Saturday, March 25, 2017

Travel endorsements

Merino wool T-shirts: The hype is justified. They're cosy in cold weather, yet also uncannily light and breathable in hot weather (meaning you're not picking them out of the small of your back when you sweat). Also, you don't need to wash them as often as cotton, and when you do, they dry quickly even in a hotel bathroom with no airflow. I got mine from Outlier because I admire Outlier's textile fetishism, but given the Brexit pound and the import duty, they ended up costing me a lot – next time I might try Icebreaker.

Beyerdynamic DTX-350m headphones: they're lightweight, they fold up small, they've got great sound, and they seal out a lot of external noise even when you're not playing anything through them. As useful for the night bus as for the long-haul flight. Admittedly, my first pair broke in less than a year, but Thomann gave me a full refund so I bought another pair because I liked them so much.

Jetlag fasting: as far as I'm concerned, jetlag is like scurvy: a preventable disease. Last month I flew from London to Chiang Mai, a time difference of seven hours, and experienced no tiredness. OK, I realise the method that works for me isn't necessarily going to work for everyone, but nevertheless I am such an evangelist for this I would willingly go door to door like a Jehovah's Witness. The essential thing is simply to drink water when you get hungry.

Friday, March 24, 2017

The best thing I ate in Xi'an was this bowl of noodles. I came to Xi'an because my favourite restaurant is Xi'an Famous Foods, the northern Chinese fast food chain with ten locations in New York. While I was subletting an apartment in East Williamsburg for a month in 2013, I ate at the Greenpoint XFF three or four times a week, which I regard as a roughly optimal frequency. Because I haven't been back to New York in a couple of years now, and I live a long way from Silk Road in Camberwell, XFF's closest equivalent in London, I have occasionally resorted to making hand-pulled cumin lamb noodles in my own kitchen, but that's a process so labour-intensive I can't do it very often. So I was wildly excited to visit Xi'an. I made sure to book a hotel room right next to the Muslim Quarter, and after dropping my bags off at the Ramada, I walked straight over, found a restaurant that looked promising, ordered noodles, and prepared for a revelatory experience comparable to the first time I ever ate Thai food in Thailand.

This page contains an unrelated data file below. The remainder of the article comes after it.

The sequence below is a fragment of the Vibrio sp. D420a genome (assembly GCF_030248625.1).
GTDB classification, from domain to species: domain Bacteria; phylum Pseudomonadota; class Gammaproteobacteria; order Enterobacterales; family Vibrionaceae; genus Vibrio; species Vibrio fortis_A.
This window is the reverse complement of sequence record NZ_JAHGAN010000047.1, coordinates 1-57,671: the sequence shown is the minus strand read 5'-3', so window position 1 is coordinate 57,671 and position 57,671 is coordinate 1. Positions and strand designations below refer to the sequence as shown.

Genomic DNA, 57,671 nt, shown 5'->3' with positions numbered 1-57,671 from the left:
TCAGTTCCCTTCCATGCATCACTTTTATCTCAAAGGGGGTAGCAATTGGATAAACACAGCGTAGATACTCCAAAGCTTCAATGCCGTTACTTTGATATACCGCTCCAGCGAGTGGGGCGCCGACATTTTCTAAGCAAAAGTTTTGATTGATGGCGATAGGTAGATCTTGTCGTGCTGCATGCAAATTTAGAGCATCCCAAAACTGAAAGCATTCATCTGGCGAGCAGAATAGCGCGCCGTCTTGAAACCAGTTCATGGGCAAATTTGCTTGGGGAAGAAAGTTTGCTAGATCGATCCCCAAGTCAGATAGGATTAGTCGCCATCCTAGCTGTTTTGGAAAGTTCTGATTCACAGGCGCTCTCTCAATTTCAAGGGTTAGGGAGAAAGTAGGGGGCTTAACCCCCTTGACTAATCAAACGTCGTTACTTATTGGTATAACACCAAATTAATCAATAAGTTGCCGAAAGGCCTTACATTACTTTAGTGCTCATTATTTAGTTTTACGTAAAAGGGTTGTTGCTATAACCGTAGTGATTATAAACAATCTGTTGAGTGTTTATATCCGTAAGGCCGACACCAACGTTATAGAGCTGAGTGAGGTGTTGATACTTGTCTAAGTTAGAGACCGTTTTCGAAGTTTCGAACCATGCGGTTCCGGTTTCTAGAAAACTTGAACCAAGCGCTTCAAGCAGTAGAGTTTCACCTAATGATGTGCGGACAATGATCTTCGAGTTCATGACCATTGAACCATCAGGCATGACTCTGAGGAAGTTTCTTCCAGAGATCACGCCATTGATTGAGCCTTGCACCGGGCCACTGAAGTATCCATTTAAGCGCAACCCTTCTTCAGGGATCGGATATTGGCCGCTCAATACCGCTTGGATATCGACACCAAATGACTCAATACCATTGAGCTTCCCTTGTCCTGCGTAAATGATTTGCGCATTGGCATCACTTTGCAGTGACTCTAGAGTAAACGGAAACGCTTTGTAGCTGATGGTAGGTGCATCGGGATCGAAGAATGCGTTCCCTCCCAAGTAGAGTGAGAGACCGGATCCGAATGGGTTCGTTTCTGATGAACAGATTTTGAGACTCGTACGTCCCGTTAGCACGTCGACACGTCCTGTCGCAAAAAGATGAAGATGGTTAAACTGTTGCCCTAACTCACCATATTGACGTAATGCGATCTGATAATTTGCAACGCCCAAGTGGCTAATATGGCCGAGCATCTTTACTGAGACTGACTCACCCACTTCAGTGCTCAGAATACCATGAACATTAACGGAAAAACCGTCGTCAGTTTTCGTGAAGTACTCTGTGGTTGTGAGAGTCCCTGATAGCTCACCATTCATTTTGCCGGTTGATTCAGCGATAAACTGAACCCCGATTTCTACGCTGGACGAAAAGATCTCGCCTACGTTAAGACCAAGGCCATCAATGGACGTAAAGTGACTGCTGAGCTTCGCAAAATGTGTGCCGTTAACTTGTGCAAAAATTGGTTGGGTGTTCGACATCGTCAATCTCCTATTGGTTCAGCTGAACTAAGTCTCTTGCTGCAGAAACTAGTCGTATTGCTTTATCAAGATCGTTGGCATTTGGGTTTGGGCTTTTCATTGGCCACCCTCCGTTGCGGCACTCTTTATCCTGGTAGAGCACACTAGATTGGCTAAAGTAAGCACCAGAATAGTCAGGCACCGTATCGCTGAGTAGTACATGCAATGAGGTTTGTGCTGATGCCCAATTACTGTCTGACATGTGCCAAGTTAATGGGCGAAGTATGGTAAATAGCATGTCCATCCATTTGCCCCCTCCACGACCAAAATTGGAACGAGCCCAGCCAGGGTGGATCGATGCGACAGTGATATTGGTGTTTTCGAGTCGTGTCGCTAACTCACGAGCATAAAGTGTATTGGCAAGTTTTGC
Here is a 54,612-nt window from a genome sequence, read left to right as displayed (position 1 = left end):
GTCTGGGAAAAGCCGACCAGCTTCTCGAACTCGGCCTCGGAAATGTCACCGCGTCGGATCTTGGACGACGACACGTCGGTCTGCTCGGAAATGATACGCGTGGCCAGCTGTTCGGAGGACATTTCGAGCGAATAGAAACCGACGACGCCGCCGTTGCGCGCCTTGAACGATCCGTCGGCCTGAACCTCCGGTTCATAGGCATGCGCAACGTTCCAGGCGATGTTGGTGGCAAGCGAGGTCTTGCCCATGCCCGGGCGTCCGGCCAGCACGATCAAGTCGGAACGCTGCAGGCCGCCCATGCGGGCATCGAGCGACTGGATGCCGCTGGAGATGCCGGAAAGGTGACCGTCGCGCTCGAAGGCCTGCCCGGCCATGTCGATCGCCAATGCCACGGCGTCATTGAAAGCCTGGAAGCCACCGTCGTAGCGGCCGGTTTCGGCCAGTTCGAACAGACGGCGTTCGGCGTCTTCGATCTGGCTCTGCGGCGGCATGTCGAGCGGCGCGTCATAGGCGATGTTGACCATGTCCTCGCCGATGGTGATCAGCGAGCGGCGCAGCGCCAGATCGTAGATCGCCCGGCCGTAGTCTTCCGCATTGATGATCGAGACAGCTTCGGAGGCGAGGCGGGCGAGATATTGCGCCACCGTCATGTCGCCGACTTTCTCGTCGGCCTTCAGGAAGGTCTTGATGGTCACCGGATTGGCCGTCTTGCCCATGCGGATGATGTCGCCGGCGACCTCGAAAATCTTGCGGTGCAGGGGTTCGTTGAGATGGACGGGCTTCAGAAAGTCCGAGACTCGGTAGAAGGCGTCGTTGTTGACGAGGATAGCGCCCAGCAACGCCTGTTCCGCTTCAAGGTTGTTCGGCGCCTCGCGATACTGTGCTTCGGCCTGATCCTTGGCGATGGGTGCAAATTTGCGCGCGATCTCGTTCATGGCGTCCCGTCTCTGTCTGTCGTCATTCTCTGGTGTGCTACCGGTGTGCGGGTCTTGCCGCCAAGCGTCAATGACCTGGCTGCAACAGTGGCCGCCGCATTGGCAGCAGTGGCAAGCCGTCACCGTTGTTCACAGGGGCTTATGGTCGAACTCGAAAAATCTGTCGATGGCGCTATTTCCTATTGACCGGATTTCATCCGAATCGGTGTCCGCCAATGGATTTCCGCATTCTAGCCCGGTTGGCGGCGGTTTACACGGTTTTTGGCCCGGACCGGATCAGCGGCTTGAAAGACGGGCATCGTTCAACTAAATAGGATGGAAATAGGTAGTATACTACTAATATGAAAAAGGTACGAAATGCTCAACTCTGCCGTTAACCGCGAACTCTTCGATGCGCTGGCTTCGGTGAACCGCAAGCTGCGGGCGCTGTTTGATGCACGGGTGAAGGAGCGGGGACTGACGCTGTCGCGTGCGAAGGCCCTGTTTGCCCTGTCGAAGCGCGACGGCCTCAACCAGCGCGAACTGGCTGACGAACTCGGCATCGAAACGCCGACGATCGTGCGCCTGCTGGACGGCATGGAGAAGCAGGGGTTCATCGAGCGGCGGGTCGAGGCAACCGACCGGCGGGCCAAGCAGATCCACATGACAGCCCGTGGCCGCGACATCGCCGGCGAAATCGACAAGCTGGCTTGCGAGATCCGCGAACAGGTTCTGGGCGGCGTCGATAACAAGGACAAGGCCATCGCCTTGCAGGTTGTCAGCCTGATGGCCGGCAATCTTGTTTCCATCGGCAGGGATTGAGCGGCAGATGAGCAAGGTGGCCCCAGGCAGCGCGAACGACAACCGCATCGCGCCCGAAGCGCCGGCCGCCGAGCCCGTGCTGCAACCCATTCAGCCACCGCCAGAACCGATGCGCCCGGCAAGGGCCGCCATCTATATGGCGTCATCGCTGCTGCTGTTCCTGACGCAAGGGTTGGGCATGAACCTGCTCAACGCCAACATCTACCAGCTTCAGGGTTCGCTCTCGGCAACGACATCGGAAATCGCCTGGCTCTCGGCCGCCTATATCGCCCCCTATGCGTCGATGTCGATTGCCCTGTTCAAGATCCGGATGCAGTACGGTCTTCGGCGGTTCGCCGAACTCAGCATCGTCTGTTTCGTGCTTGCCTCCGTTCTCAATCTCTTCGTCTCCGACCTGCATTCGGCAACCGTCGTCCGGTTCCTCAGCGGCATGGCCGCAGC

The noodles were... fine.

What I learned over the next four days is 1. the food at Xi'an Famous Foods in New York is better than most of the food in X'ian itself and 2. everyone tells you to eat in the Muslim Quarter but the best food in Xi'an is not in the Muslim Quarter. In fact, my favourite meal there was from a nameless shop recommended here. I know nobody wants to read another piece of food writing about simplicity and authenticity and letting the ingredients speak for themselves and feeling a real connection to somebody's heritage – but I'm afraid this was inescapably one of those.

When you order a bowl of oil splash noodles in this shop, the cook picks up a ball of dough and stretches your noodles by hand in front of you. After cooking them in a pot outside, he puts them in a bowl and adds a few toppings: I noticed chilli flakes, spring onion, sugar, salt and MSG, and the recipes I've found online reveal that garlic and soy sauce and black vinegar were most likely involved as well. To cook the sauce, he simply pours a spoonful of very hot oil over these toppings. No wok necessary.

Finally, while you're mixing the sauce into the noodles at your table, he brings over a soup bowl full of water from the pot, which is the same water he's been cooking noodles in all day, so it's essentially a kind of wheat broth. That's the whole meal, and it's satisfying beyond belief.

Now, I would never normally have gone into this shop, because it was cold and grubby and there was only one other customer. My first rule of eating in foreign countries is not "Head straight for restaurants that have a vaguely depressed quality." But all of my expertise disintegrated upon contact with China. Which is the only reason I was even willing to contemplate signing up for an organised street food tour after I arrived in Sichuan Province. I was glad I did, though, because the Chengdu Food Tour turned out to be a really good use of an evening, climaxing with the famous pig brain mapo tofu at Ming Ting.